They also found injections of the anesthetic lidocaine were less effective in redheads, a sign that they might require more of the drug.
“If you give them local anesthesia, they don’t get as much pain relief as other people do.”
Around the same time however, Mogil’s team was investigating aspects of MC1R’s role in pain perception. Redheads of both genders needed less of the opioid morphine to dull their pain, while redheaded women needed less of a little-used kappa-opioid drug sometimes used to treat labor pain.
Studies have shown redheads need more anesthesia but fewer opioid painkillers than individuals with other hair colors. Photo by Marcos Brindicci/Reuters
But the contrasting requirements of anesthesia and analgesics like opioids in redheads doesn’t necessarily mean one research group has incorrect findings. Anesthesia and analgesics are two separate phenomena. The first numbs pain and other senses at the same time. The later kills pain without desensitizing touch, temperature or other perceptions.
Because the two treatments work in different ways in the brain and central nervous system, it’s plausible that they are affected differently by redheads’ MCR-1 genes.
But when it comes to pain perception, the two groups found contrasting results that are harder to reconcile. Sessler’s team found that ginger-locked individuals are also more sensitive to pain perception tied to hot and cold temperatures, but Mogil’s data suggested orange-hued subjects are less sensitive to electric shock pain.
“There’s no obvious way to reconcile the data, to be honest, and that’s always been disappointing to people,” Mogil said. “You hear when people talk about it, half the time they’re saying my story and half the time they’re saying the other story. I know it’s frustrating to redheads, who would like to know whether they are more or less sensitive [to pain], and that’s still unclear.”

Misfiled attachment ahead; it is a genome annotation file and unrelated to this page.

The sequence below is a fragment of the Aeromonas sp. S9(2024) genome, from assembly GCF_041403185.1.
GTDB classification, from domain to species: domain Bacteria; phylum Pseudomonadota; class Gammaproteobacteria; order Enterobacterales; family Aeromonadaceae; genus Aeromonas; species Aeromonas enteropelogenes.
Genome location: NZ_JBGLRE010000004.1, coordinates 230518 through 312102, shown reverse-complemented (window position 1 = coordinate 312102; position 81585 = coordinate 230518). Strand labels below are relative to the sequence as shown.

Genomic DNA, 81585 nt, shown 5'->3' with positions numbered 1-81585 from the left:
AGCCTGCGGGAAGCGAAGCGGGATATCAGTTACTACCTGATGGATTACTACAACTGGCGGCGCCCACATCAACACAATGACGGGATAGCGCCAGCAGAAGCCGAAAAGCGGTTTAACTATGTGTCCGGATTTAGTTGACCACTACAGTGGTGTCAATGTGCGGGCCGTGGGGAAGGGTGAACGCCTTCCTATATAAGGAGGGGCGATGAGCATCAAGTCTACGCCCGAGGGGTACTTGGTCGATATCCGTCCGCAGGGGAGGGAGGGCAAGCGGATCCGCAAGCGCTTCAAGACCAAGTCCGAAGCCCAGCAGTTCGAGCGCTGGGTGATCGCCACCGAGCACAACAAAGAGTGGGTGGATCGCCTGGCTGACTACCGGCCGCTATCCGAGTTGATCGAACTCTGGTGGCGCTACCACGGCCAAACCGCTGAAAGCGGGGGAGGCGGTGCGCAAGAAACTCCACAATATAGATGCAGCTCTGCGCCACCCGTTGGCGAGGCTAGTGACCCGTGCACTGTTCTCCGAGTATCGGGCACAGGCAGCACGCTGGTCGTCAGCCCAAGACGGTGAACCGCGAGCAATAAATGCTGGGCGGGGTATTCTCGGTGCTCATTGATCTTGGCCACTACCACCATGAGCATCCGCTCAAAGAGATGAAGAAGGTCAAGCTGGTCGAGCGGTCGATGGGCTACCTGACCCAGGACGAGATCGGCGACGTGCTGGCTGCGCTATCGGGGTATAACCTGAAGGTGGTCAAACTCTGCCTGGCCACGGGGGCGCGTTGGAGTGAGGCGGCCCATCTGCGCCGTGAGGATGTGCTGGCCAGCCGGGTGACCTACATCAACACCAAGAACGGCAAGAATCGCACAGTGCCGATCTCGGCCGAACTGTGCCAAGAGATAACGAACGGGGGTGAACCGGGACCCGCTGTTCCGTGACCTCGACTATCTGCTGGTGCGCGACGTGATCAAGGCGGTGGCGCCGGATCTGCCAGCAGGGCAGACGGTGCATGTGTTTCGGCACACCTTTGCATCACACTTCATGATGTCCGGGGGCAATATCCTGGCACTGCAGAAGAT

But the results do confirm one thing: redheads do indeed perceive pain differently than those with other hair colors.
Redhead opioid sensitivity
Whether a redhead’s relationship with pain influences susceptibility to dependence on painkillers like opioids remains to be seen.
Past studies have shown that twins and other relatives of opioid abusers are more likely to become addicted themselves, suggesting genetics may factor into susceptibility. But MC1R’s influence has yet to be investigated.
Mogil’s results that indicate redheads require fewer opioids could signal they will take fewer of the pills and have a lower risk of dependency than individuals with other hair colors. But Sessler said his findings on pain perception may extend to a higher risk of abuse.
“If redheads are more sensitive to pain, they are more likely to get opioids and need more opioids than other people,” he said.
Ultimately, as is the case with so many scientific inquiries, the refrain remains the same: more research (and redheads) are needed.
Julia Griffin is senior coordinator of digital video at PBS NewsHour where she oversees the daily production of video content for the organization’s website and social media platforms.
Nsikan Akpan is the digital science producer for PBS NewsHour and co-creator of the award-winning, NewsHour digital series ScienceScope.